I love sugar kettles in the landscape. They are quite popular here in Louisiana. In the old South, each cane plantation in Louisiana had its own sugarhouse. The cane was crushed using an animal-powered three-roller mill. The extracted cane juice was heated, clarified, & evaporated in a set of large open kettles of decreasing size which were enclosed in brickwork over a furnace. A lot of kettles were melted down for our nations war efforts so there are not as many originals as there used to be. An original sugar kettle made of iron can cost up to thousands of dollars. They range in size from 2 feet in diameter to 7 feet. At least, that's the biggest I've seen. Fortunately for people like me on a limited budget, they make reproductions in fiberglass.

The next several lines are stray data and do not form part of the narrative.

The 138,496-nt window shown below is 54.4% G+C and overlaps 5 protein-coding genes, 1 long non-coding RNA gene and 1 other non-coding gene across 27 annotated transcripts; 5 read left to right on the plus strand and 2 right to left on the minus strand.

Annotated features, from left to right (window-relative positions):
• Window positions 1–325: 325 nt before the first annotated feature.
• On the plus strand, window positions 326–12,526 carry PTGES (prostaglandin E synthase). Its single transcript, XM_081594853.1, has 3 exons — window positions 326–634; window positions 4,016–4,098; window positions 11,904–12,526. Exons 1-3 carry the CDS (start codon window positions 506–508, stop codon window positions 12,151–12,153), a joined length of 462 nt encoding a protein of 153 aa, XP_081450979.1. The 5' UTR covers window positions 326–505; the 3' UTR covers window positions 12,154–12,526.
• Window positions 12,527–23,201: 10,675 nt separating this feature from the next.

You may remember this sugar kettle from last week's tour of Hillcroft. This is a spectacular example of a water feature using the kettle. I love the big green balls floating in the water and the tiki torches on each side sitting at an angle.
This one is also from the Audubon Pilgrimage...
This WAS my sugar kettle. In 2010, we added a pergola and this outdoor kitchen. I put in this flower bed in the corner. It had a fountain in the middle that shot up a spray of water. It's not there anymore though. Last year, we put in a pool and a pond feature. But I have high hopes for this little kettle. Once we get our garage built on, I plan on putting in between the carport and house. My kettle is 4 foot wide and is a reproduction. Even the reproductions are high to me. My husband bought it for me for Christmas one year and I think it was between $200 and $250.
Thanks for stopping by! I'm sharing with:
Outdoor Wednesday @ A Southern Daydreamer
Cowgirl Up! @ Farm House Porch